The American ambassador to Israel vociferously denied Thursday that the US decision to allow an anti-settlement resolution to pass the United Nations Security Council last week was meant as a parting shot by US President Barack Obama after almost eight years of strained relations between Washington and Jerusalem.

Dan Shapiro told Israel’s Channel 10 news that the timing of the move, which was met by Israeli allegations of the US working behind Israel’s back, was “determined by other nations,” and was not the result of the lame duck administration’s frustrations with Prime Minister Benjamin Netanyahu and his government.

“From my personal experience with Barack Obama, as a person, as a man, he doesn’t deal in revenge. It’s not how he makes decisions,” Shapiro said in the Hebrew-language interview broadcast Thursday night.

Some commentators and analysts have seen the US decision to withhold its Security Council veto as the culmination of seven years of bad blood between Obama and Netanyahu, which saw relations dip amid disputes over peace efforts and the Iran nuclear deal.

But Shapiro said the change in tact, including US Secretary of State John Kerry’s speech Wednesday criticizing settlement building and laying out parameters for a possible peace deal between the Israelis and the Palestinians, was decided on over the summer, when the administration saw it would not be successful in advancing bilateral negotiations with the time left in office.

Asked about who was to blame for the frayed relationship, Shapiro demurred, admitting only that there had been disagreements.

US President Barack Obama, right, and Prime Minister Benjamin Netanyahu hold a meeting in the Oval Office of the White House in Washington, DC, November 9, 2015. AFP/ SAUL LOEB)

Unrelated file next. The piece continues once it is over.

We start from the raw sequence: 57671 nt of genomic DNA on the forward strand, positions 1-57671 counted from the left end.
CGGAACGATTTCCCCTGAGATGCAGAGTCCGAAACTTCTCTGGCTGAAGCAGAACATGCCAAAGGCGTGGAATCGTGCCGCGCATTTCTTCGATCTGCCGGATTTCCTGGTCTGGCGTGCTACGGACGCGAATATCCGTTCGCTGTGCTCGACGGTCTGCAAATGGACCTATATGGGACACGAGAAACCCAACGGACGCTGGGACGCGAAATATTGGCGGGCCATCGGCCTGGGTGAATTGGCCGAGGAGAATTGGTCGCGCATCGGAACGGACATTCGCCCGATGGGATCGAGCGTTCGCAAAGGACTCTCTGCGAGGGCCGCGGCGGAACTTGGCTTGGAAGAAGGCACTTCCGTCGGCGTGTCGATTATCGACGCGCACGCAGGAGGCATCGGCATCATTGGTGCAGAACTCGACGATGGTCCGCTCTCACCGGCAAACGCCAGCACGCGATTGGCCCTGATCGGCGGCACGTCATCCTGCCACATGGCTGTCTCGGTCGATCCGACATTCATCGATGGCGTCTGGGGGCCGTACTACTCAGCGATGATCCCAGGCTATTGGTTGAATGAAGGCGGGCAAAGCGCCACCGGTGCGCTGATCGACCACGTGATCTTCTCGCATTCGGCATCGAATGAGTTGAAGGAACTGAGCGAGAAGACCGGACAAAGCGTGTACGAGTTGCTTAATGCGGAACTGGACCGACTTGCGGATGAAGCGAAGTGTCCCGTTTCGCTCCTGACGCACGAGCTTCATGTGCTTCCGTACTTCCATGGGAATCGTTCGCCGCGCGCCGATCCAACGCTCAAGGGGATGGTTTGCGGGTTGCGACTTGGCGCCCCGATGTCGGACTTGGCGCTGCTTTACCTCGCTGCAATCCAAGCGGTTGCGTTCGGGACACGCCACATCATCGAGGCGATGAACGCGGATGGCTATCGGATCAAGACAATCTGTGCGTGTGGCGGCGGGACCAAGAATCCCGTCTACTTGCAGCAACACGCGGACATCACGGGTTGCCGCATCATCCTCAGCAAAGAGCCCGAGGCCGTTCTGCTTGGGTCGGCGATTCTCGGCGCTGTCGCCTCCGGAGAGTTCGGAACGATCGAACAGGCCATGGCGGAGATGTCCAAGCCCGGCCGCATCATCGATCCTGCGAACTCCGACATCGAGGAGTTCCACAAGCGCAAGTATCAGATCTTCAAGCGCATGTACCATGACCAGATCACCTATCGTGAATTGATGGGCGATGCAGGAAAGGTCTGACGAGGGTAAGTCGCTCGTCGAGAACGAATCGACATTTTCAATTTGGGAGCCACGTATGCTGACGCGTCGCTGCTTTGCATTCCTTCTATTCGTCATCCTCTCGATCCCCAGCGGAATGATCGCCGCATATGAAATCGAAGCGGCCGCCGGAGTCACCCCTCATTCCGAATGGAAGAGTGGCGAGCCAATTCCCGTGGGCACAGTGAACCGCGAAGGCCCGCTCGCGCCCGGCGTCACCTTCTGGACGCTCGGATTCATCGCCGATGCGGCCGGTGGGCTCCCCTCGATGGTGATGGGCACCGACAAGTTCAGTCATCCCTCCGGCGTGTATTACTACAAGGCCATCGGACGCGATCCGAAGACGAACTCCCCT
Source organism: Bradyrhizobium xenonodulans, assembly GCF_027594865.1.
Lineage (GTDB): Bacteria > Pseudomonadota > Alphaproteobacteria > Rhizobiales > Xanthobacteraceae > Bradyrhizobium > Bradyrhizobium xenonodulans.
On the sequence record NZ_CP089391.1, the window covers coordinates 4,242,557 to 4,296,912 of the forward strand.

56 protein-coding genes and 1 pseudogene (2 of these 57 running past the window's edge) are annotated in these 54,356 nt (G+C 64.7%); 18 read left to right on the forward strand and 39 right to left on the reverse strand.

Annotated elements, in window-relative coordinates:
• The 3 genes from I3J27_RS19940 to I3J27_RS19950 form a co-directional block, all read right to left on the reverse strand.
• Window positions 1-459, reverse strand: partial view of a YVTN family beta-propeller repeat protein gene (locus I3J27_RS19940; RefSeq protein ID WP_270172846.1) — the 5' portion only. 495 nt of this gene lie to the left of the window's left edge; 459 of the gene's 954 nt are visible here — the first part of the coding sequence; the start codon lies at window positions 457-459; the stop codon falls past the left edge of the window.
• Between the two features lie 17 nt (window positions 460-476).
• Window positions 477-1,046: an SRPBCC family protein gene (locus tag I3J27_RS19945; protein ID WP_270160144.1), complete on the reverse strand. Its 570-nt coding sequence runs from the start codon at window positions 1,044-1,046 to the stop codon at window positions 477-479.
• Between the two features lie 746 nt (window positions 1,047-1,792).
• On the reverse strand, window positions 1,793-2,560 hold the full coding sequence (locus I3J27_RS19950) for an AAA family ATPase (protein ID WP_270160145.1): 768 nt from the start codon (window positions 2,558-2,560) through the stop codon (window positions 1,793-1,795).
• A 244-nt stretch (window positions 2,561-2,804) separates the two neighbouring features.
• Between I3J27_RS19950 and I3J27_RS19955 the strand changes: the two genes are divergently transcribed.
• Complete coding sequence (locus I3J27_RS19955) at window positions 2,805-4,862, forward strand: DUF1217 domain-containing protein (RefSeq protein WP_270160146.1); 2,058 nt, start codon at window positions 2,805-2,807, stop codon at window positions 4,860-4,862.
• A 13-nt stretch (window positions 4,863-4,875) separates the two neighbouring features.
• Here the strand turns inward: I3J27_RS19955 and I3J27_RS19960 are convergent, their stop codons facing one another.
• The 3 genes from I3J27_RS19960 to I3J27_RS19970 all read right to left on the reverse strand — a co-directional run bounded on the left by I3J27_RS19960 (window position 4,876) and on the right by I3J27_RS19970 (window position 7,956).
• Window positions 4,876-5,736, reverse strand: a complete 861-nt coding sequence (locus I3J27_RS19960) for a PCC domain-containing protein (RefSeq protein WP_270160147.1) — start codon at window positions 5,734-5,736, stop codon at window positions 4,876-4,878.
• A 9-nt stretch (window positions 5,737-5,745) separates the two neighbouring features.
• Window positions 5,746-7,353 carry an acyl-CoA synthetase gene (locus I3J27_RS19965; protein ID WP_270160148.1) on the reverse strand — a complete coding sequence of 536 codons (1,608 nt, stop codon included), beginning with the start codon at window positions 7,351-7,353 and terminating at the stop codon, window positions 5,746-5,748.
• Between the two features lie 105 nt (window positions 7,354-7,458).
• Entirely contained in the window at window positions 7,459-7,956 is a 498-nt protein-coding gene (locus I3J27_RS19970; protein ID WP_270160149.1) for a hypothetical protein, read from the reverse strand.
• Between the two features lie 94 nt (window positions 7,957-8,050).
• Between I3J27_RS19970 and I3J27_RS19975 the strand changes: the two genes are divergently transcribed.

US President Barack Obama, right, and Prime Minister Benjamin Netanyahu hold a meeting in the Oval Office of the White House in Washington, DC, November 9, 2015. AFP/Saul Loeb)

“I might answer differently at a later time,” he said. “If I write a book you can read it.”

Shapiro, who took up the post in 2011, is due to be replaced next month by David Friedman, seen as friendly to Netanyahu and supportive of the settlement enterprise. He has reportedly asked to remain in Israel as a private citizen so his daughter can finish high school.

The ambassador also dismissed Israeli claims that it had “ironclad information” of Washington working with the Palestinians to draft the text of the resolution, which was originally proposed by Egypt before being taken up by four other member states, saying there was no such proof.

“This is an Egyptian article on a Palestinian transcript on a meeting that didn’t happen. It’s not proof of anything,” he said. “We didn’t decide how to vote until we saw the final text… This is further proof that we didn’t prepare this in advance.”

Shapiro said Netanyahu had brought up the Israeli allegations, but refused to show the intelligence, during a dressing down he received from the prime minister following the vote, offering a glimpse of the rare meeting that highlighted the depth of the crisis in relations between the two allies.

“We understand why it’s hurtful for Israelis to hear difficult things,” Shapiro said.

US Secretary of State John Kerry lays out his vision for peace between Israel and the Palestinians December 28, 2016, in the Dean Acheson Auditorium at the Department of State in Washington, DC. (AFP PHOTO / PAUL J. RICHARDS)

US Secretary of State John Kerry lays out his vision for peace between Israel and the Palestinians December 28, 2016, in the Dean Acheson Auditorium at the Department of State in Washington, DC. (AFP/Paul J. Richards)

UN Resolution 2334, which passed on December 23, says the settlement enterprise “has no legal validity and constitutes a flagrant violation under international law” and calls for a complete end to all construction in areas Israel captured after the 1967 Six Day War.

It also calls on all states “to distinguish, in their relevant dealings, between the territory of the State of Israel and the territories occupied since 1967” — language that Israel fears will lead to a surge in boycott and sanctions efforts, and that an Israeli official warned would provide “a tailwind for terror.”

The resolution passed 14-0, with the US abstaining. An American “no” vote would have sunk the measure.

On Wednesday, US National Security Adviser Ben Rhodes said the US would veto any upcoming vote on Israel.

Times of Israel staff contributed to this report.